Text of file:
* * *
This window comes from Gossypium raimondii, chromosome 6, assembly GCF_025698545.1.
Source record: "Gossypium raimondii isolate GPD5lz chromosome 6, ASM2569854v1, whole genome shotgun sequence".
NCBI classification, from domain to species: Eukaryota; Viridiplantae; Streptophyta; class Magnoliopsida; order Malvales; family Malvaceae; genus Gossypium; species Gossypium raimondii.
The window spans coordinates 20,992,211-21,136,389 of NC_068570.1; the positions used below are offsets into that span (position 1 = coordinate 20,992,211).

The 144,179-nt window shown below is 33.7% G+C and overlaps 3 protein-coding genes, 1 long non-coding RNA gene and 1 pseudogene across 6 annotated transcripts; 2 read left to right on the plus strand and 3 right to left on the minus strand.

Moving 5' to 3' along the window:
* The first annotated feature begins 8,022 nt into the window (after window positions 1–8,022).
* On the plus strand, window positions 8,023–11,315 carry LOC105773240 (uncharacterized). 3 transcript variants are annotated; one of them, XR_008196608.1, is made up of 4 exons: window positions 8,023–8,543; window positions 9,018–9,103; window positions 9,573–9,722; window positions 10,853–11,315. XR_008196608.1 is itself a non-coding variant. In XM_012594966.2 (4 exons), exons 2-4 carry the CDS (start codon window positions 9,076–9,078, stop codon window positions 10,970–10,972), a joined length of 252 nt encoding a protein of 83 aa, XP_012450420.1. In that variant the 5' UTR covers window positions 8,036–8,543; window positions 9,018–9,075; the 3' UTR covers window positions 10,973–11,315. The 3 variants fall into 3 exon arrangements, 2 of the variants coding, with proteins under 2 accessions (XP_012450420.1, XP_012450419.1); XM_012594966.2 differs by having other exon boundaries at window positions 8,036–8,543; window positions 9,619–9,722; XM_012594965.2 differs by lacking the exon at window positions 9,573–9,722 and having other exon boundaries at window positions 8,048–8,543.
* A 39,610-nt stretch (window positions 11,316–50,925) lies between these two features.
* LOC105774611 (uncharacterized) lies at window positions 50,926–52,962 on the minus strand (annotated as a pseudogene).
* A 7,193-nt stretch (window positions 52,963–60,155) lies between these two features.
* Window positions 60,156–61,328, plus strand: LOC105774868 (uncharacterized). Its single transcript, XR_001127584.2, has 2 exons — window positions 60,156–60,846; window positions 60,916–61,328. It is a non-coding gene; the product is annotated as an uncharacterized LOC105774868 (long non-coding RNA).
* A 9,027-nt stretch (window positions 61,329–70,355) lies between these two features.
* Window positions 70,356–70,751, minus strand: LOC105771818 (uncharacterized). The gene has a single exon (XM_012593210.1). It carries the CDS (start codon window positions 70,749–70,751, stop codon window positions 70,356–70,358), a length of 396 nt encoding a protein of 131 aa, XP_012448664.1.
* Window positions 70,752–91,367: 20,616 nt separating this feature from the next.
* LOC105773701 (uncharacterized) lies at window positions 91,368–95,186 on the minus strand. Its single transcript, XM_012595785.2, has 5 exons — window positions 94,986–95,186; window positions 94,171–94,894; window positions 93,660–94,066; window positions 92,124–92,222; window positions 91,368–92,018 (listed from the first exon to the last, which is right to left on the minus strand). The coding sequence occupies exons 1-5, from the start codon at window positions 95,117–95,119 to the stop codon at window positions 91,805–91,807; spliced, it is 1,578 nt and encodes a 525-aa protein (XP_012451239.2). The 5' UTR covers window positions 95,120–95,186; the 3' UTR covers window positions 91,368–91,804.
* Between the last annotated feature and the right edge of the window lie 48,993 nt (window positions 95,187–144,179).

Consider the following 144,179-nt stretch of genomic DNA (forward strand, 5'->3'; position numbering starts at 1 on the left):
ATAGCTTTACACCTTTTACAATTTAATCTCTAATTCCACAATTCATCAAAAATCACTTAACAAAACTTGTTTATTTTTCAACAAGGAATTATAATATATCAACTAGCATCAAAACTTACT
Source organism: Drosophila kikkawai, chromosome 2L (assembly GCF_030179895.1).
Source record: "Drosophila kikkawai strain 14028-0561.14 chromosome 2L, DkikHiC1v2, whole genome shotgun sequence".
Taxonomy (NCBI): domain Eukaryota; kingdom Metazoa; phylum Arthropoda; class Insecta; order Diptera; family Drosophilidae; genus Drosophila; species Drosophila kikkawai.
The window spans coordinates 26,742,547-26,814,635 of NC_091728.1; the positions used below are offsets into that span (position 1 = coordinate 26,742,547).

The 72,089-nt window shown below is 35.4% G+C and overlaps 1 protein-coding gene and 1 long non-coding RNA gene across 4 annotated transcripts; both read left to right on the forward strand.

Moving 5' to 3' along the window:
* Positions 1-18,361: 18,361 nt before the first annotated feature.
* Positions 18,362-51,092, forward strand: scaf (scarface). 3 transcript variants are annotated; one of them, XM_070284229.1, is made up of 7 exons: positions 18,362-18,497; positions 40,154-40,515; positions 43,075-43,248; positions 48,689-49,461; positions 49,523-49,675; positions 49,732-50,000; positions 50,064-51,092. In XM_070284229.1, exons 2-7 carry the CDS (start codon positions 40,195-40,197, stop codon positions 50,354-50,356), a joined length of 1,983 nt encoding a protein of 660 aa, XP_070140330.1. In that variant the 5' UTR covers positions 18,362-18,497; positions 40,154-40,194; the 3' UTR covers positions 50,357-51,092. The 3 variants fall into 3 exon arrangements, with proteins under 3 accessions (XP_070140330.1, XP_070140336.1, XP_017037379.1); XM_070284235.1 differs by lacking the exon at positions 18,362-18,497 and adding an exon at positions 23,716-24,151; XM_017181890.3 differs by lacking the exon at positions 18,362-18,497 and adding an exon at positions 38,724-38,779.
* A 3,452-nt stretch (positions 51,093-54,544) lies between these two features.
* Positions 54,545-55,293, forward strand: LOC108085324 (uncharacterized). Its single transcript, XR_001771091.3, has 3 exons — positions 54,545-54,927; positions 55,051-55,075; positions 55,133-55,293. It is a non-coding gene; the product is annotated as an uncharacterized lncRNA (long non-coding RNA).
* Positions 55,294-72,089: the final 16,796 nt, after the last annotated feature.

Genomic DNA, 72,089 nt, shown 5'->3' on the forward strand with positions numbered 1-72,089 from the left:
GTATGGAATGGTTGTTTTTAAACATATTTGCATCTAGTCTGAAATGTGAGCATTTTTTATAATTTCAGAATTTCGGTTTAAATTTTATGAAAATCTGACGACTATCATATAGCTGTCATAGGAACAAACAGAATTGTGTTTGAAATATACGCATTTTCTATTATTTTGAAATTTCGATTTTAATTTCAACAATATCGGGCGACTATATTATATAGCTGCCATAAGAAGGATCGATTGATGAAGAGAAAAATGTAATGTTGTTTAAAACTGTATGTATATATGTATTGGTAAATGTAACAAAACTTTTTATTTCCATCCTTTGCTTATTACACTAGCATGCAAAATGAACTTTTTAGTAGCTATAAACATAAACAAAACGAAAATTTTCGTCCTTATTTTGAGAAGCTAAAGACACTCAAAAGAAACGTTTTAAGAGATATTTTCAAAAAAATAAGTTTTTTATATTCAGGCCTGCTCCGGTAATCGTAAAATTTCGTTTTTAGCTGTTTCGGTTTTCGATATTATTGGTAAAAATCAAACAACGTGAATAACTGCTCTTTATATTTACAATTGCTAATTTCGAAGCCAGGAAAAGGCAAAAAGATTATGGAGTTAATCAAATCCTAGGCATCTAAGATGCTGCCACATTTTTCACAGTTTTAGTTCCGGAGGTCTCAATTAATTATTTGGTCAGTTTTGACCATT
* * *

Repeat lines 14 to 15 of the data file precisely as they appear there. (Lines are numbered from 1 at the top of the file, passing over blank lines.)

* Window positions 70,356–70,751, minus strand: LOC105771818 (uncharacterized). The gene has a single exon (XM_012593210.1). It carries the CDS (start codon window positions 70,749–70,751, stop codon window positions 70,356–70,358), a length of 396 nt encoding a protein of 131 aa, XP_012448664.1.
* Window positions 70,752–91,367: 20,616 nt separating this feature from the next.